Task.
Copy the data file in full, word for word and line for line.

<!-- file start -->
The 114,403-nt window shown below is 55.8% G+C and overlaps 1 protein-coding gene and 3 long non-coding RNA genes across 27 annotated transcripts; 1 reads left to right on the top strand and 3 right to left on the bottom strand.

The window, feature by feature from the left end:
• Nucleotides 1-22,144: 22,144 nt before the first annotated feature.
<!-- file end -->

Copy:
The 114,403-nt window shown below is 55.8% G+C and overlaps 1 protein-coding gene and 3 long non-coding RNA genes across 27 annotated transcripts; 1 reads left to right on the top strand and 3 right to left on the bottom strand.

The window, feature by feature from the left end:
• Nucleotides 1-22,144: 22,144 nt before the first annotated feature.